background: rgba(0,0,0,0.7);
     border: 1px solid #d3d3d3;
     height: 400px;
     width: 400px;
     vertical-align:  middle;
     text-align: center;
     text-align: center;padding-top: 5px;

  5. Add the following scripts to your code. These should handle all events for you including calling the Cropbox JS.

    <script type='text/javascript'>
     $(window).load(function() {
         var options =
             thumbBox: '.thumbBox',
             spinner: '.spinner',
             imgSrc: '/assets/default.png'
         var cropper;
      $("#user_avatar").on('change', function(){
             var reader = new FileReader();
             reader.onload = function(e) {
                 options.imgSrc =;
                 cropper = $('#avatarBox').cropbox(options);
             this.files = [];
         // Crop handler.
         $('.btnCrop').on('click', function(){
          var img = cropper.getDataURL();
          // Place the cropped image's datafile.
             $('.croppedAvatar').html('<img src="'+img+'" width="100%">');
             // Place it to the default image. The one that triggers the modal.
             $('#avatar').attr('src', img);
             // Place the datafile value in the hidden field
         $('.btnZoomIn').on('click', function(){        
         $('.btnZoomOut').on('click', function(){         

Server Side Preparation

  1. Now it's time to handle it on the server side. Start with adding the data conversion from data-image to ActionDispatch::Http::UploadedFile

    NOTE: This is based on Dave Hullihan's code which I revised a little allowing to convert a data-file string as it is other than passing it as an object.

    On the application_controller.rb, add the following:

    # Split up a data uri
    def split_base64(uri_str)
      if uri_str.match(%r{^data:(.*?);(.*?),(.*)$})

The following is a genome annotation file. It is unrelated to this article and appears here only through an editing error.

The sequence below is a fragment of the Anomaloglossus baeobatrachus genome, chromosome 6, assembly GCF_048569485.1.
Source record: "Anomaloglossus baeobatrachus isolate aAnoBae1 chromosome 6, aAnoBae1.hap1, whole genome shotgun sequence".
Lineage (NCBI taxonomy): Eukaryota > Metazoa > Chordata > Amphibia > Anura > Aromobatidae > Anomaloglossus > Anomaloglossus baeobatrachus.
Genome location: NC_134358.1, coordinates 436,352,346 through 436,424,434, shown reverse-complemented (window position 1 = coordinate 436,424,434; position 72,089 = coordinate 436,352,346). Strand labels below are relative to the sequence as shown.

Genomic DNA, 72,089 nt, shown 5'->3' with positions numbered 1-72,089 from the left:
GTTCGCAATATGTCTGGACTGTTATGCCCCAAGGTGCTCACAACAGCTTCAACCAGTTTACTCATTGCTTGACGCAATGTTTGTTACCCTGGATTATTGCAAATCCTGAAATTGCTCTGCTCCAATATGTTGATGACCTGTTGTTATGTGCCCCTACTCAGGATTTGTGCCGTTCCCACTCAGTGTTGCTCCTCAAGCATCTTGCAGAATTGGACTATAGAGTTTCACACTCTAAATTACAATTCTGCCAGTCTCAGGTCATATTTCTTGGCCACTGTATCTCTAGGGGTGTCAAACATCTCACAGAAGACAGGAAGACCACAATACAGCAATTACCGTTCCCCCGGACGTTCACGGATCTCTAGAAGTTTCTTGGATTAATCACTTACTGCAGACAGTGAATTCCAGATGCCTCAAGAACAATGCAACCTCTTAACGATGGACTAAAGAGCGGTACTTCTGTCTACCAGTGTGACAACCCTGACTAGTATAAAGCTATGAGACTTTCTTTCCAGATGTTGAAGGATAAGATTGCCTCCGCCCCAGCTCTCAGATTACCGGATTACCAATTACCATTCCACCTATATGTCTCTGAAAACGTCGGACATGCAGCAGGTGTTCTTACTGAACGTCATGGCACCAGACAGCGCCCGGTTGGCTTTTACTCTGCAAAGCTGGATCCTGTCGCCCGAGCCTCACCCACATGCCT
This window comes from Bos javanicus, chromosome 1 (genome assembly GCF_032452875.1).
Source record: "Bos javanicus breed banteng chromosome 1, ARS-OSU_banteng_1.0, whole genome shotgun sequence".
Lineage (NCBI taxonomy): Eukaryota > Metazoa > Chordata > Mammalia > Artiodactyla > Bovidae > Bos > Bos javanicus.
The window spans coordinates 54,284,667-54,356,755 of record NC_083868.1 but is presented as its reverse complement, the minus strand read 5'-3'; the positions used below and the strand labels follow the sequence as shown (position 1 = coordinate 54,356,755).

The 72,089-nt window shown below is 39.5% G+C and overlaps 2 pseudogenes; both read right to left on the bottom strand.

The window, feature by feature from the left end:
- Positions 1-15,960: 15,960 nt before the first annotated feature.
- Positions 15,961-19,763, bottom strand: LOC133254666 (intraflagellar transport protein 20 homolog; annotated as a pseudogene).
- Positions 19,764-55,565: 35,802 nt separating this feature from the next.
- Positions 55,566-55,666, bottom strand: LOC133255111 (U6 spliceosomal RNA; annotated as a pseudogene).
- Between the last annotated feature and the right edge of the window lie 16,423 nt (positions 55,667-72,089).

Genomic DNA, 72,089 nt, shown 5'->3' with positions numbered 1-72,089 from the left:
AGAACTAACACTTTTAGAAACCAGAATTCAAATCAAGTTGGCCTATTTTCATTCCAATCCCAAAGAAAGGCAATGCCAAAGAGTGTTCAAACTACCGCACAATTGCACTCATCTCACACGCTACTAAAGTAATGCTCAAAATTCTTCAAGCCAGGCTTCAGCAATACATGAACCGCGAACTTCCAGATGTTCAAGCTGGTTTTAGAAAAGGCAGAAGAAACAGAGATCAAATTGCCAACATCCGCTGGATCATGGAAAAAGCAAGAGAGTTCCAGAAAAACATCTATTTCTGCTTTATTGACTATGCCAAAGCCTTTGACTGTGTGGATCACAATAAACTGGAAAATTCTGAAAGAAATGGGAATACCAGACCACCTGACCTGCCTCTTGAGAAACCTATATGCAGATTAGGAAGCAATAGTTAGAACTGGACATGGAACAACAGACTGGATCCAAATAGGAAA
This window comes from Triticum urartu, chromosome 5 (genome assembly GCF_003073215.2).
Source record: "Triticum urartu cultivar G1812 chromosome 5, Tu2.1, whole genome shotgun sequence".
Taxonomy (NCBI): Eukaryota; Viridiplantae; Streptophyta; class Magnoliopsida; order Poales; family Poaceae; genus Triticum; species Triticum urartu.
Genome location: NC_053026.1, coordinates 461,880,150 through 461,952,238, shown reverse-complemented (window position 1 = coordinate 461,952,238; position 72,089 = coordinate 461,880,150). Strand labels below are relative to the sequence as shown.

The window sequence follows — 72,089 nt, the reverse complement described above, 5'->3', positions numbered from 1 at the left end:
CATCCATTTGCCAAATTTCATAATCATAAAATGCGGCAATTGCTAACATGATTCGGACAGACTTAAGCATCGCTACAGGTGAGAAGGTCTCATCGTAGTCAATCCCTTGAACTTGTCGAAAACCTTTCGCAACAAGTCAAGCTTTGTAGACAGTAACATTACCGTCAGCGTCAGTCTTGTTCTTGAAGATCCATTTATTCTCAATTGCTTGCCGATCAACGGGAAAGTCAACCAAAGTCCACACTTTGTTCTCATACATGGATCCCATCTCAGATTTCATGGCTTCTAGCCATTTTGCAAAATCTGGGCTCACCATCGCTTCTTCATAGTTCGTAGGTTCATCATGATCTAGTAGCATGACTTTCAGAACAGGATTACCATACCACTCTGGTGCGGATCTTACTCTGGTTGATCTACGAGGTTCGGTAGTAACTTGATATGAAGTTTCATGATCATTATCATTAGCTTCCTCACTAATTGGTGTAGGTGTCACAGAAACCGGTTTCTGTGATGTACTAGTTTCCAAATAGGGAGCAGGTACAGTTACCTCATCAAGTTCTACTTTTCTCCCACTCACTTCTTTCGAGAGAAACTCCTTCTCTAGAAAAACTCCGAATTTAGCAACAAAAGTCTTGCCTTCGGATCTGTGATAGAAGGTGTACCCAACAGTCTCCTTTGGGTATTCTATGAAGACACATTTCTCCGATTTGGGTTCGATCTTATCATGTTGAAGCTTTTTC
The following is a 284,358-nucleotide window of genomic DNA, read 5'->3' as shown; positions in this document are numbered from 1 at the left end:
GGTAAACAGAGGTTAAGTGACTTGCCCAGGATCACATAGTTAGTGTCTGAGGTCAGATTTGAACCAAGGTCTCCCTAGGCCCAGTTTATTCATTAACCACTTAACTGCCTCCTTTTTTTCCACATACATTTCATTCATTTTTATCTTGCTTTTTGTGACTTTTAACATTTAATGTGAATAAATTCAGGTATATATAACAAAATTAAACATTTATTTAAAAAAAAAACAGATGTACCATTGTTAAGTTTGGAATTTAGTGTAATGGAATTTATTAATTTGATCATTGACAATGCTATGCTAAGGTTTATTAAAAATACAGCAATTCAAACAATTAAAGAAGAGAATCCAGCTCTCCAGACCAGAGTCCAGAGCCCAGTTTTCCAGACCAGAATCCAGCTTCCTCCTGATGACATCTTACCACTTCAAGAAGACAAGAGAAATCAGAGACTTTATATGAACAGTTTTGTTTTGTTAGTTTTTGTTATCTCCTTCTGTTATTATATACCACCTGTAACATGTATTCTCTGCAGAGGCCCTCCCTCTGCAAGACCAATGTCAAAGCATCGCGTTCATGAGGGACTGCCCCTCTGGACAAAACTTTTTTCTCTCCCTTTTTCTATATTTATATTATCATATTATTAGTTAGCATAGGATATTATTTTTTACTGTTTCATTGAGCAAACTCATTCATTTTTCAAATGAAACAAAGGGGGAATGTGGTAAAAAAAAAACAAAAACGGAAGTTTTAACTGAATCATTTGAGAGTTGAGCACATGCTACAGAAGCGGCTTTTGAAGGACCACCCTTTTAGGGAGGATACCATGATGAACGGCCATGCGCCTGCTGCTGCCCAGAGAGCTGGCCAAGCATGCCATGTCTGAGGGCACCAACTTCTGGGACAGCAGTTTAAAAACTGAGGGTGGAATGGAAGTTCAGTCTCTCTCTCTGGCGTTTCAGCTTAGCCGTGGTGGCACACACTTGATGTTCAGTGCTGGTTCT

uri =
        uri[:type] = $1 # "image/gif"
        uri[:encoder] = $2 # "base64"
        uri[:data] = $3 # data string
        uri[:extension] = $1.split('/')[1] # "gif"
        return uri
        return nil
    # Convert data uri to uploaded file. Expects object hash, eg: params[:post]
    def convert_data_uri_to_upload(data_uri)
      if !data_uri.blank?
        image_data = split_base64(data_uri)
        image_data_string = image_data[:data]
        image_data_binary = Base64.decode64(image_data_string)
        temp_img_file ="data_uri-upload")
        temp_img_file << image_data_binary
        img_params = {:filename => "data-uri-img.#{image_data[:extension]}", :type => image_data[:type], :tempfile => temp_img_file}
        uploaded_file =
        return uploaded_file
      return nil

    The methods above will accept data URI and convert them to ActionDispatch objects which the carrierwave accepts.

  2. Remember the hidden fields we placed on the client-side? This will be used and processed.

    Just convert this data URI (see the previous step) and pass this to your uploader attribute.

    @user.avatar = convert_data_uri_to_upload(params[:user_avatar])

    Then proceed with your saving.

A brief explanation

The Cropbox generates data-image which is a string. Unfortunately, carrierwave accepts the usual ActionDispatch::Http::UploadedFile only.

In that case, the data-image needs to be converted into such object so that carrierwave can accept it. Basically, it means decoding the data uri which is encoded on base64 and wrapping it into an object handled by carrierwave.

That's it. Save everything and then proceed with testing!